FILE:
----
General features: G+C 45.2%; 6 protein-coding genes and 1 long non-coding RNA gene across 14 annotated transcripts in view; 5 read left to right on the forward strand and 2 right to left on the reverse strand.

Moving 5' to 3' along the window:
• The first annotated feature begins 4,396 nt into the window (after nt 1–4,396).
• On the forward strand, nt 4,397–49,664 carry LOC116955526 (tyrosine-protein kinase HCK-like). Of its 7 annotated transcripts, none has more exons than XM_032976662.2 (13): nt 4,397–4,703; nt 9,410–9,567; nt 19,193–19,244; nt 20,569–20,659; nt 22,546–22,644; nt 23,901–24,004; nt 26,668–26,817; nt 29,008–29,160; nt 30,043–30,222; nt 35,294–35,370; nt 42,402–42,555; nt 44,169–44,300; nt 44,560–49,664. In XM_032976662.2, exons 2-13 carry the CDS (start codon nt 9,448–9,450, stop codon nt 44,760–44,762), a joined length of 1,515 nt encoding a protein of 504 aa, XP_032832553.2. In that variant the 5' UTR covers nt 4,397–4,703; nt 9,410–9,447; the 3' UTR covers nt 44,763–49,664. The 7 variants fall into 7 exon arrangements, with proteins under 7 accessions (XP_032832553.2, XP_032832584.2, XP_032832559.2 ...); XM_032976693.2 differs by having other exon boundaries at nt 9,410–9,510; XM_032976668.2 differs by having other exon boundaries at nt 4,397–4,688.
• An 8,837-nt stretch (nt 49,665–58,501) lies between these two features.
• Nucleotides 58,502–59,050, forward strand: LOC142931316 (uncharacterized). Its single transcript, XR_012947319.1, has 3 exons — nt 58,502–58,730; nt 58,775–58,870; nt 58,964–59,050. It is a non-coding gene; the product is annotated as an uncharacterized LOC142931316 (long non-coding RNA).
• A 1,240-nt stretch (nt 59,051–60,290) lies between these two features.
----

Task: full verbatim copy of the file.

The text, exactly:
General features: G+C 45.2%; 6 protein-coding genes and 1 long non-coding RNA gene across 14 annotated transcripts in view; 5 read left to right on the forward strand and 2 right to left on the reverse strand.

Moving 5' to 3' along the window:
• The first annotated feature begins 4,396 nt into the window (after nt 1–4,396).
• On the forward strand, nt 4,397–49,664 carry LOC116955526 (tyrosine-protein kinase HCK-like). Of its 7 annotated transcripts, none has more exons than XM_032976662.2 (13): nt 4,397–4,703; nt 9,410–9,567; nt 19,193–19,244; nt 20,569–20,659; nt 22,546–22,644; nt 23,901–24,004; nt 26,668–26,817; nt 29,008–29,160; nt 30,043–30,222; nt 35,294–35,370; nt 42,402–42,555; nt 44,169–44,300; nt 44,560–49,664. In XM_032976662.2, exons 2-13 carry the CDS (start codon nt 9,448–9,450, stop codon nt 44,760–44,762), a joined length of 1,515 nt encoding a protein of 504 aa, XP_032832553.2. In that variant the 5' UTR covers nt 4,397–4,703; nt 9,410–9,447; the 3' UTR covers nt 44,763–49,664. The 7 variants fall into 7 exon arrangements, with proteins under 7 accessions (XP_032832553.2, XP_032832584.2, XP_032832559.2 ...); XM_032976693.2 differs by having other exon boundaries at nt 9,410–9,510; XM_032976668.2 differs by having other exon boundaries at nt 4,397–4,688.
• An 8,837-nt stretch (nt 49,665–58,501) lies between these two features.
• Nucleotides 58,502–59,050, forward strand: LOC142931316 (uncharacterized). Its single transcript, XR_012947319.1, has 3 exons — nt 58,502–58,730; nt 58,775–58,870; nt 58,964–59,050. It is a non-coding gene; the product is annotated as an uncharacterized LOC142931316 (long non-coding RNA).
• A 1,240-nt stretch (nt 59,051–60,290) lies between these two features.